The Faith of Jesus in a Pluralistic World Part 5: Creation, Torah, and Your Soul

Rev. Dr. Eric Elnes
July 7, 2019

The Faith of Jesus in a Pluralistic World Part 5: Creation, Torah, and Your Soul

The Faith of Jesus in a Pluralistic World

Part 5: Creation, Torah, and Your Soul

by Rev. Dr. Eric Elnes

July 7, 2019

Scripture:  Genesis 1:1-26; Matthew 5:17-20

  1. The Soul’s Code

When our daughter, Maren, was young, she had a lot of frenetic energy and passion for creative expression.  A bit too much.  She would do three things that nearly drove my wife and I over the proverbial brink. (1) She would put on, and take off, a wide variety of costumes on nearly a daily basis, leaving the last costume on the floor wherever she got tired of it and wanted a costume change. (2) She would construct forts all over the house. Every room was considered a potential building site, and destruction site, but not a clean-up site. (3) She would find creatures in our yard and bring them inside to live in our house as “pets.”   As an example of the depth of her project involvement, here is a snippet of some hand-written care instructions she left for us to take care of a wounded bird she brought home and named Kirby:

“Worms are in the fridge on top of the vegetable crisper, in blue containers.  Feed her 3 times a day at least. Wipe most of the dirt off each worm! Early in the morning is best. She’ll be hungriest at this time so give her about 7-8 worms.  She tends to open her mouth like a young chick for the mother to drop the food in, and I’m trying to get her out of that habit, so make her take it from your hand.  She’s a good bird.  Note: if you swat a fly or any bug in your house you can give that to her and she’ll eat that too (She’s kind of handy that way.)”  This is just an excerpt from a two-page document written regarding the care of Kirby.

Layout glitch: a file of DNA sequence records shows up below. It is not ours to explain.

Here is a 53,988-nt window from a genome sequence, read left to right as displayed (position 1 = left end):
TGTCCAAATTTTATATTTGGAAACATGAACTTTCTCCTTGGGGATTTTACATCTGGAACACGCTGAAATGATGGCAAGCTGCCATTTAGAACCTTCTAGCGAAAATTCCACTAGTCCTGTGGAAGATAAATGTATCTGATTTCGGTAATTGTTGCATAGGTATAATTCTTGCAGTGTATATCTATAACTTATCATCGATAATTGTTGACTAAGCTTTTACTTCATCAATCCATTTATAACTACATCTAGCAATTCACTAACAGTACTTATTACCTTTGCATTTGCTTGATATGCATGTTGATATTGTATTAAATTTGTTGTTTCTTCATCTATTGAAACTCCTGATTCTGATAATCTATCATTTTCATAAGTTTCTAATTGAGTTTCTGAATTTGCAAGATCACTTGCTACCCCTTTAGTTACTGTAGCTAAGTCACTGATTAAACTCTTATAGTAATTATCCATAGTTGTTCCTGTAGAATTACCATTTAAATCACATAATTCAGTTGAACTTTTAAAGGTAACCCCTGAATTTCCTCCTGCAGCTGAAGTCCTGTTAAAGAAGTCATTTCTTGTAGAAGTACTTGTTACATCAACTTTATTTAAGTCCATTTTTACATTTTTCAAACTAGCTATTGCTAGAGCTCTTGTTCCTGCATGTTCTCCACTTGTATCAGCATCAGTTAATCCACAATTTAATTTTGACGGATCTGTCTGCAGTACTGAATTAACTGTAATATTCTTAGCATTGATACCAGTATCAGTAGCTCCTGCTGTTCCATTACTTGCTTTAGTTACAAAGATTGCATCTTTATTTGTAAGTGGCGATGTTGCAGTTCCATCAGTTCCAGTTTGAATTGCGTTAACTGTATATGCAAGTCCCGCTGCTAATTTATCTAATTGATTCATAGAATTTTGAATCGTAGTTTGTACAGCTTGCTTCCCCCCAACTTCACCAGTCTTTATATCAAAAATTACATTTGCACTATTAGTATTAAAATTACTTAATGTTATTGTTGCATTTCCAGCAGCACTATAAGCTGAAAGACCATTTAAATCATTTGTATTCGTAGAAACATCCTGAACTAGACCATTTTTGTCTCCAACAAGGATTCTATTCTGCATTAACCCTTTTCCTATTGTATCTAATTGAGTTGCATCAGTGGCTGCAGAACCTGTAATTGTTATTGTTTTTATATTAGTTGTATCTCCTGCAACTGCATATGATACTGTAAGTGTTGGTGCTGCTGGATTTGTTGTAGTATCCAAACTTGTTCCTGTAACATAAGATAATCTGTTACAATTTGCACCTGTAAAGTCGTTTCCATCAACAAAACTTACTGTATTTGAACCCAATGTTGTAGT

Maren is nothing if not “all in.”

Left to her own devices, Maren would leave our house looking like a tornado had swept through a costume shop, a zoo, and a small town.  While we loved her ingenuity and zeal, we found ourselves continually trying to tamp it all down by several notches.  This often took the form of stern words about making a mess, or bringing bugs inside, followed by “time outs” and tearful arguments and temper tantrums (mostly hers, sometimes ours) when she didn’t comply.  Melanie and I worried that Maren was gradually becoming “a problem child.”

Feeling guilty and frightened by our changing impression of our dear daughter, we read a number of books written by recognized parenting gurus.  Their advice was all over the map, the advice of one often contradicting another.  We soon found each technique had one thing in common: it did little to diminish Maren’s behavior and much to heighten the level of aggravation between us.